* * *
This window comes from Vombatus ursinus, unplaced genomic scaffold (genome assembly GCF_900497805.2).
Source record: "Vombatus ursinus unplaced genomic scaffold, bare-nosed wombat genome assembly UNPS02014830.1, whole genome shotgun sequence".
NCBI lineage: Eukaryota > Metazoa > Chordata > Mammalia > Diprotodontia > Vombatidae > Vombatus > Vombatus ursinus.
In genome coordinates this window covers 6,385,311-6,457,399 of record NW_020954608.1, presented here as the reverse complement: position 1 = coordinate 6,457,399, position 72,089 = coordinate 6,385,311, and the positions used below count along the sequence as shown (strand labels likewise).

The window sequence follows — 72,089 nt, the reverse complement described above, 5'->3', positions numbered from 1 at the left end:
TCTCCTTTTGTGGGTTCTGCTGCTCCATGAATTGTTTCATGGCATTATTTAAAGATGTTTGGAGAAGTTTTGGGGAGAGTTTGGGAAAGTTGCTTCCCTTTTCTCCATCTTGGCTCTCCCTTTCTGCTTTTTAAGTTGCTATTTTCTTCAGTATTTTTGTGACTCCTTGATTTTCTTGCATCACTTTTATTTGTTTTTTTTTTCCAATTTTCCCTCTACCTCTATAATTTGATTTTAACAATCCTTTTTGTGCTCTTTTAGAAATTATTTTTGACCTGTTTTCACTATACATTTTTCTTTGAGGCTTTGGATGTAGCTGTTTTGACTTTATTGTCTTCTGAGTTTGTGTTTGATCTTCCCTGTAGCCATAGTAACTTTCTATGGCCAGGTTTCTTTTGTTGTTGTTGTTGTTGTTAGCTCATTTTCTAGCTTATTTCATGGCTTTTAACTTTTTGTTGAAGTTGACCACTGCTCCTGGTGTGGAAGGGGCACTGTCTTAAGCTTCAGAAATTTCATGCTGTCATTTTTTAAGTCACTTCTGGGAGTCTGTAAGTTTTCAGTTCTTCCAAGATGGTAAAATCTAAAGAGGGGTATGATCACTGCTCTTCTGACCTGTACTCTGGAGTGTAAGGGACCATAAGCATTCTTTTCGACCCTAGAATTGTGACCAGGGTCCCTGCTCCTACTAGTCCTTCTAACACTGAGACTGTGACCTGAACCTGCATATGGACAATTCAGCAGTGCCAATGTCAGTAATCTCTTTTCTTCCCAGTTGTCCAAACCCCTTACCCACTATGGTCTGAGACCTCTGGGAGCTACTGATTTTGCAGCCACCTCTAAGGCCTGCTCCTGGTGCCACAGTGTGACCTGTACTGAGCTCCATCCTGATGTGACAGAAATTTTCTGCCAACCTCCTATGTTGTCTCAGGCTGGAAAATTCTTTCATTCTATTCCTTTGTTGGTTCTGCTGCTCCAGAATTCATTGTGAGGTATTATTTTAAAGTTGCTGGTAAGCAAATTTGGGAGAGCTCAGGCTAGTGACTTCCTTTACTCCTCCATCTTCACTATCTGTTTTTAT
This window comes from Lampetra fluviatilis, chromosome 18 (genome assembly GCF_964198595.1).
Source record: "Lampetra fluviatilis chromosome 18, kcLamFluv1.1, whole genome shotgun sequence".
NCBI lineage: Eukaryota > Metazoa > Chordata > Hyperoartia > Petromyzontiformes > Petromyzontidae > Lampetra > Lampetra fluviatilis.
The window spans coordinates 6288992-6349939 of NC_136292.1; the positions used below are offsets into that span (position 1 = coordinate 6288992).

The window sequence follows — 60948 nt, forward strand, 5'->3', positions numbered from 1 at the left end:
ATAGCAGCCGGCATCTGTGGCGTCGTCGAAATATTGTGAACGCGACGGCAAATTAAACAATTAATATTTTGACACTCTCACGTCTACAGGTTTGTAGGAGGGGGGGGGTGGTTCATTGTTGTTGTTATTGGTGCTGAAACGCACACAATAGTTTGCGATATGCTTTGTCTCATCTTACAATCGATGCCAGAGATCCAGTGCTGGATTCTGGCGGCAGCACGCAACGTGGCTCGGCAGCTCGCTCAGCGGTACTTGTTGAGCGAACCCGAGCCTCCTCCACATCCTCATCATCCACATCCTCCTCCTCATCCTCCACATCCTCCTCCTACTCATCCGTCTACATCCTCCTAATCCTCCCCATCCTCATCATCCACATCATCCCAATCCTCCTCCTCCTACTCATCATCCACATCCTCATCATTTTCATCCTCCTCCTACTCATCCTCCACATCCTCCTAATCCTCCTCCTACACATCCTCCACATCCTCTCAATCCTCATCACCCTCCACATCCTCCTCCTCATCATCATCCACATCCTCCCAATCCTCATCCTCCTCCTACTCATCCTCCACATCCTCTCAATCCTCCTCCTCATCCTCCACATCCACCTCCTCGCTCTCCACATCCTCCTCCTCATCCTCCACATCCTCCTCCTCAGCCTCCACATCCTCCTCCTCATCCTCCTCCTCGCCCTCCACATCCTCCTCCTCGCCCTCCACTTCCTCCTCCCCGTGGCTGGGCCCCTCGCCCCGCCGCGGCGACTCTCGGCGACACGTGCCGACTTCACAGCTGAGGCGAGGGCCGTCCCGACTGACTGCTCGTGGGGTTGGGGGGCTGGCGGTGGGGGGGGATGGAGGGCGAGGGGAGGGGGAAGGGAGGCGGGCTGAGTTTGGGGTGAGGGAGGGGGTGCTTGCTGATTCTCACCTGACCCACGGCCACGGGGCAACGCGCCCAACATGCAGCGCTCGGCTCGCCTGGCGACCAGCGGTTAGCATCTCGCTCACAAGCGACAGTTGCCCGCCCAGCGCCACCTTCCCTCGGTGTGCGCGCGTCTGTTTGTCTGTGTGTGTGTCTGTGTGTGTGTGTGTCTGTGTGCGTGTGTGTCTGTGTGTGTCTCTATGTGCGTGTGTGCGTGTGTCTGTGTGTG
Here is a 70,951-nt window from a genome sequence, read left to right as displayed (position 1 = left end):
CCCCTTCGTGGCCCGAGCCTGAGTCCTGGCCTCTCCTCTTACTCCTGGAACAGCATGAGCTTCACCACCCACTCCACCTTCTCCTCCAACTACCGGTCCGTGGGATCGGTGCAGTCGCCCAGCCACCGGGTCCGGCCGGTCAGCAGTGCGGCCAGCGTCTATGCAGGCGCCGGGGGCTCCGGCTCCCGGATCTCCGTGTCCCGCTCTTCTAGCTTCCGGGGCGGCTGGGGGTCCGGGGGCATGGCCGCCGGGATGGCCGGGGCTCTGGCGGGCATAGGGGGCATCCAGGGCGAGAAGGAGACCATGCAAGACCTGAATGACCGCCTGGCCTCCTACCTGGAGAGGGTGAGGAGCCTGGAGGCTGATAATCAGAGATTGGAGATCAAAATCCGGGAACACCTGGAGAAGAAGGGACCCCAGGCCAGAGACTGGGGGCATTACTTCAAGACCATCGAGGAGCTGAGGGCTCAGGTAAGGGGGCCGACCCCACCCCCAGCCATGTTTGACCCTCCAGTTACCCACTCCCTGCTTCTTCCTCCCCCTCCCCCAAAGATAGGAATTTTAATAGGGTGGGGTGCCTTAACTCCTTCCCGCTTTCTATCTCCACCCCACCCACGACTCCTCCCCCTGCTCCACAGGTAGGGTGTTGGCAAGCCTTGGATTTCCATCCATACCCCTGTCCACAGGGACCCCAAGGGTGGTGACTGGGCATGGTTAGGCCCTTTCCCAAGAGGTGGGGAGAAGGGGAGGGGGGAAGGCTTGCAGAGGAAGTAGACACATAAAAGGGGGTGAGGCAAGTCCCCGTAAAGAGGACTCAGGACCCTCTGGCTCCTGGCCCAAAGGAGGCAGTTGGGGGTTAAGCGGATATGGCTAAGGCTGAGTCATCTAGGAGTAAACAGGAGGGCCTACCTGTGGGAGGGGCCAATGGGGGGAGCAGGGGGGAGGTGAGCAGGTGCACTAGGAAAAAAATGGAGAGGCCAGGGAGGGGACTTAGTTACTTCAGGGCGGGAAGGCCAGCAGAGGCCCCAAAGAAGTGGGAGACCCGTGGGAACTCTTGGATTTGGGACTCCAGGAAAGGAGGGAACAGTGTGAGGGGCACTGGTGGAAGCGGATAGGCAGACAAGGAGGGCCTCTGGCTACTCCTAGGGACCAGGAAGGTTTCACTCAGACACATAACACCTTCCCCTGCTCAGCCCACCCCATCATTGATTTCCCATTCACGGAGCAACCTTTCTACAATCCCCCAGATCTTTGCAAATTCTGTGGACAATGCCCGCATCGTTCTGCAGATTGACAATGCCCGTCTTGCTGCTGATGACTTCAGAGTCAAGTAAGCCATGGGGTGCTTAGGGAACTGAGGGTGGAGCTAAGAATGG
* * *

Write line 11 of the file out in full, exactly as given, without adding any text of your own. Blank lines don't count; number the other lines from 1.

The window sequence follows — 60948 nt, forward strand, 5'->3', positions numbered from 1 at the left end: